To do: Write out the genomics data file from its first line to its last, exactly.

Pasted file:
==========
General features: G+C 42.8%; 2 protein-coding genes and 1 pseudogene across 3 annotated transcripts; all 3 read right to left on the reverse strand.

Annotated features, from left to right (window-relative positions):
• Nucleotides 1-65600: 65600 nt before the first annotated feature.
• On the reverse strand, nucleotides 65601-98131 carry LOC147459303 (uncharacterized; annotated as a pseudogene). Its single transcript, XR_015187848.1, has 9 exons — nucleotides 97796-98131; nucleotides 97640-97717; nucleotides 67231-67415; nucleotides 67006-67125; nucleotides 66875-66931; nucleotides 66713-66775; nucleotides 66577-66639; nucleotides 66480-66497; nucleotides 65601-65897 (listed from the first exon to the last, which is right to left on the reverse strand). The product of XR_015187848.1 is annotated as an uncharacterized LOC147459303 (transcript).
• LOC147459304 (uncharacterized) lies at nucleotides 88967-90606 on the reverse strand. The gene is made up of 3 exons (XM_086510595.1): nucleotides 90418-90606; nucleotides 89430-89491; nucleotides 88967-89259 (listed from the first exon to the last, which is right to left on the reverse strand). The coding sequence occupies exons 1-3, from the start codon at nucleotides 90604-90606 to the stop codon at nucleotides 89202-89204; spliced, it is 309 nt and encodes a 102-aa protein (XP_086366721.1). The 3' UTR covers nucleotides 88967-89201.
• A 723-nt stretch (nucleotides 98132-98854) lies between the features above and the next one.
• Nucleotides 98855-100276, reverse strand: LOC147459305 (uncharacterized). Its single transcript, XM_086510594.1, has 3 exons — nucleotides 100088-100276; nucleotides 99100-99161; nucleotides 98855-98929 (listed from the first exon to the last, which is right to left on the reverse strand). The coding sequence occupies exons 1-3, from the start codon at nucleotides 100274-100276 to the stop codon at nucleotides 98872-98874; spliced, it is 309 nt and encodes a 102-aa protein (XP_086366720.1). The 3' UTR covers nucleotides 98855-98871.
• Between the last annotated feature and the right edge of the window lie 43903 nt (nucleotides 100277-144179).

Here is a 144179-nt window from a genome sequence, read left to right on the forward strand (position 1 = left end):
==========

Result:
General features: G+C 42.8%; 2 protein-coding genes and 1 pseudogene across 3 annotated transcripts; all 3 read right to left on the reverse strand.

Annotated features, from left to right (window-relative positions):
• Nucleotides 1-65600: 65600 nt before the first annotated feature.
• On the reverse strand, nucleotides 65601-98131 carry LOC147459303 (uncharacterized; annotated as a pseudogene). Its single transcript, XR_015187848.1, has 9 exons — nucleotides 97796-98131; nucleotides 97640-97717; nucleotides 67231-67415; nucleotides 67006-67125; nucleotides 66875-66931; nucleotides 66713-66775; nucleotides 66577-66639; nucleotides 66480-66497; nucleotides 65601-65897 (listed from the first exon to the last, which is right to left on the reverse strand). The product of XR_015187848.1 is annotated as an uncharacterized LOC147459303 (transcript).
• LOC147459304 (uncharacterized) lies at nucleotides 88967-90606 on the reverse strand. The gene is made up of 3 exons (XM_086510595.1): nucleotides 90418-90606; nucleotides 89430-89491; nucleotides 88967-89259 (listed from the first exon to the last, which is right to left on the reverse strand). The coding sequence occupies exons 1-3, from the start codon at nucleotides 90604-90606 to the stop codon at nucleotides 89202-89204; spliced, it is 309 nt and encodes a 102-aa protein (XP_086366721.1). The 3' UTR covers nucleotides 88967-89201.
• A 723-nt stretch (nucleotides 98132-98854) lies between the features above and the next one.
• Nucleotides 98855-100276, reverse strand: LOC147459305 (uncharacterized). Its single transcript, XM_086510594.1, has 3 exons — nucleotides 100088-100276; nucleotides 99100-99161; nucleotides 98855-98929 (listed from the first exon to the last, which is right to left on the reverse strand). The coding sequence occupies exons 1-3, from the start codon at nucleotides 100274-100276 to the stop codon at nucleotides 98872-98874; spliced, it is 309 nt and encodes a 102-aa protein (XP_086366720.1). The 3' UTR covers nucleotides 98855-98871.
• Between the last annotated feature and the right edge of the window lie 43903 nt (nucleotides 100277-144179).

Here is a 144179-nt window from a genome sequence, read left to right on the forward strand (position 1 = left end):